Through dovetail joints, sandbox with lid plans - Review

Categories: Work Bench Plans For Garage | Author: admin 04.10.2011

The joint ought to go together by light driving, and be perfectly square on the indide between the working faces. Dovetails are also the best joint for building solid-wood boxes, like this chest of drawers. Traditional drawers have half-blind dovetails at the front, and through-dovetails at the back.
The traditional way to cut dovetails is by hand, using a saw and chisels, and that yields the prettiest joint with very narrow pins.
A good dovetail jig will cost you $100 or more, and you’ll need a router, too, but it makes short work of these fancy joints. For a beginner, one of the most daunting aspects of building a piece of furniture is deciding what joints to use.
If you were building a cabinet or sideboard with a face frame that intersects at various points, you might use a half-lap joint. Tongue-and-groove joints provide a mechanical means of registering and joining the edges of narrow boards when forming a wider panel. The finger joint, sometimes called a box joint, interlocks two boards at a corner similar to a dovetail. Considered one of the strongest and certainly the most beautiful of joints, the dovetail exacts a stiff price in terms of skill for the strength and good looks it provides. This joint consists of a dovetail-shaped tenon that slides into a corresponding groove or plow. Show off the joint if it's appropriate--Nothing looks better than eye-popping dovetails or a tight, pinned mortise-and-tenon. There is simply no stronger or prettier way to join the sides of a solid-wood box, whether it is for a big chest or one of the drawers inside it, which might be pulled in and out thousands of times in its life.


The tails look like the tails of doves (hence the name), and the pins are on the opposite board and fit in between the tails to create a joint that is impossible to pull apart in at least one direction.
Choosing the wrong joint can complicate construction, conflict with the design, undermine its integrity, and maybe even cause premature failure of a piece.
On this joint you remove the full width of each intersecting member but only half of the thickness. This joint can be used to join the rails and stiles on frame-and-panel doors, the aprons to the legs of tables, and the rails to the posts or legs of chairs. The joint must allow for additional operations, such as grooving, rabbeting, moldings, or screws. Note how the angled surfaces interlock, and how the joint begins and ends with a half-pin at the top and bottom. Add some glue, clamp the joint together well, and it will be impossible to pull apart in the other direction, too. A good place to begin when faced with the task of choosing a joint for a certain application is to identify and study the most widely used joints; there literally are hundreds of them in various configurations.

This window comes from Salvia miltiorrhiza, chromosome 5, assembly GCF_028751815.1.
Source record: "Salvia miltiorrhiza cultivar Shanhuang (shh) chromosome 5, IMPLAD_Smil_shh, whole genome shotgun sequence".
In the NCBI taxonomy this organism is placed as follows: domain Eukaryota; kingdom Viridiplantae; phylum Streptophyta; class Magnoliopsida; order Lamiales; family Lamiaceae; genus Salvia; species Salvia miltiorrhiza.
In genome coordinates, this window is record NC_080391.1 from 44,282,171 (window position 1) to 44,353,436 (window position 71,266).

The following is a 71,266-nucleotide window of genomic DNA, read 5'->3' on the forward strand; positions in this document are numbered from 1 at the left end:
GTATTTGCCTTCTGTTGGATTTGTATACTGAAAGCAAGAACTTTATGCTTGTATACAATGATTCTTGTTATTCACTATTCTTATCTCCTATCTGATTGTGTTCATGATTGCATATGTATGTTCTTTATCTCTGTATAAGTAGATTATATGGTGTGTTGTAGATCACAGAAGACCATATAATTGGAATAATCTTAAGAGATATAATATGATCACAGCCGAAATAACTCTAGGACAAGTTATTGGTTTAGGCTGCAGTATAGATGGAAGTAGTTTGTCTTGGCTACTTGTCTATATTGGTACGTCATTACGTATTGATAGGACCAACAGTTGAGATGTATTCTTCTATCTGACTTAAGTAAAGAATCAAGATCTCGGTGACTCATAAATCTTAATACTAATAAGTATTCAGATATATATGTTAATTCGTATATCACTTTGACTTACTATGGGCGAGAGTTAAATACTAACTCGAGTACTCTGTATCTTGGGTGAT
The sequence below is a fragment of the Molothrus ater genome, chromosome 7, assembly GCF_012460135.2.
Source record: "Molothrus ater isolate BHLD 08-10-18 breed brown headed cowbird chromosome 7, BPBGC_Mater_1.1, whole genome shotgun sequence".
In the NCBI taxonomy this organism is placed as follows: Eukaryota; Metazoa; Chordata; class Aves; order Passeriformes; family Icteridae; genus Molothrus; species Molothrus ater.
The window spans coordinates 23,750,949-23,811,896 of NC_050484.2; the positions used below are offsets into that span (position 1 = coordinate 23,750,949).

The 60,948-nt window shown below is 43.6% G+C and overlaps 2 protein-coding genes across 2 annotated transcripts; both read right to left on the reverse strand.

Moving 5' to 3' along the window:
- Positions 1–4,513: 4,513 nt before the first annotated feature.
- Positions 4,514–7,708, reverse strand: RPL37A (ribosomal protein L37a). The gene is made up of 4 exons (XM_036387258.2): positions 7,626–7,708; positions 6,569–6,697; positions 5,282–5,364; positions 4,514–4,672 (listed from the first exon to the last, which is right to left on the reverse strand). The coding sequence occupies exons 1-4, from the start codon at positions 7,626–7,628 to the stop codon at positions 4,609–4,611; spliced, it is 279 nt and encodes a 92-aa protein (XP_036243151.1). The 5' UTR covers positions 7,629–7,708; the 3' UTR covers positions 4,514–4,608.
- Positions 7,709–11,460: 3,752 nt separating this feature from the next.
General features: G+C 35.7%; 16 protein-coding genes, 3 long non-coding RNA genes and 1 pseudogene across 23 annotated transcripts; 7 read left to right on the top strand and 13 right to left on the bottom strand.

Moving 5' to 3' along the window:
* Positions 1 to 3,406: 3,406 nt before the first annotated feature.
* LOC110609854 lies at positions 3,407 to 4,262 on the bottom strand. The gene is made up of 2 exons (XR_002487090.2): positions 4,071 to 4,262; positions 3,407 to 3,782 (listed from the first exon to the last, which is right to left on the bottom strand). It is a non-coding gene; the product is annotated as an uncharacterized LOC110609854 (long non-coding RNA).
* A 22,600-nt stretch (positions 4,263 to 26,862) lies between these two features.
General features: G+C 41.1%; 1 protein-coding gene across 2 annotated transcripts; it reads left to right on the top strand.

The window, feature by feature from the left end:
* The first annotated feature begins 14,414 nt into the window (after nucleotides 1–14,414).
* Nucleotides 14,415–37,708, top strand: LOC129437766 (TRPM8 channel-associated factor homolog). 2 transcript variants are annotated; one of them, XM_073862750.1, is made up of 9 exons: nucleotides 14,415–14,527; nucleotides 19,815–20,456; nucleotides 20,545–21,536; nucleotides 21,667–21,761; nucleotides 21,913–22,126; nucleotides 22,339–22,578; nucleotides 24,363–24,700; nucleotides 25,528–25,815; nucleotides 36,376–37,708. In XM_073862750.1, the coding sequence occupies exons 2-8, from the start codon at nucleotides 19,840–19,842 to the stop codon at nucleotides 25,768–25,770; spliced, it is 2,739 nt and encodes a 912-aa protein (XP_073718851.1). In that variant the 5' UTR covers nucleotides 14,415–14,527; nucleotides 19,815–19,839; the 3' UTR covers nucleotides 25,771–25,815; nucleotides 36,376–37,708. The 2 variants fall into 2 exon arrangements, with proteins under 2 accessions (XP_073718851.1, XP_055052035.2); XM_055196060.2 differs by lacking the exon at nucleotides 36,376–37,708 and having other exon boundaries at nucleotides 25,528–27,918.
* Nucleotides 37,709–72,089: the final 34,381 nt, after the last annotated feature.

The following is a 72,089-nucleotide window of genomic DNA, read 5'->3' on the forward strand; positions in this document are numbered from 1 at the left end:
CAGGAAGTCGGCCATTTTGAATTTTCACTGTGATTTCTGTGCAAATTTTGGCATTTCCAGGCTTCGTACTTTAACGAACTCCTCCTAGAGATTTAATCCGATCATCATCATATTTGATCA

The strength of this joint relies on the straightness of the edges (not necessarily the squareness). Several half-lap joints on a cabinet face frame will ensure that it is rigid and long-lasting.
This joint has a clean, utilitarian look that makes it perfect for kitchen, office, or shop containers. The first hurdle is to cut each half of the joint to 45 degrees; then you have to figure out a way to glue them together without one half slipping past the other.
If you were building a Shaker candle stand, the sliding dovetail would be the strongest way to attach the legs to the column.


Crowding the joint with pins can leave too little material on the tail board to support the joint. A vertical cut is made as at a, using the mallet, then one at b; these to be repeated until one half through the piece, then cut on the opposite side. You’ll also need a pricey jig to make nice dovetails, while hand tools are cheaper, and can be used for many more tasks.
Then consider the joints traditionally used in a particular type of furniture and evaluate your ability to execute them.
Half-blind dovetails are most commonly used to join drawer sides to drawer fronts, but occasionally you'll find the joint employed in the construction of carcases. Disadvantages are that the joint is visible from the end of the panel and the joint requires precise milling to ensure that all parts fit correctly. The tenon can be stopped or continue through a board, and it can be reinforced with pins or wedges.
Today, there are jigs that enable a woodworker to cut dovetails by machine, but the end result looks mass-produced.
Bring the edge of the blade of the try square to coincide with the lines b and c on the end of the mortise piece, and mark with the knife a line joining them.
In this article I highlight some of the most standard joints and their common applications.



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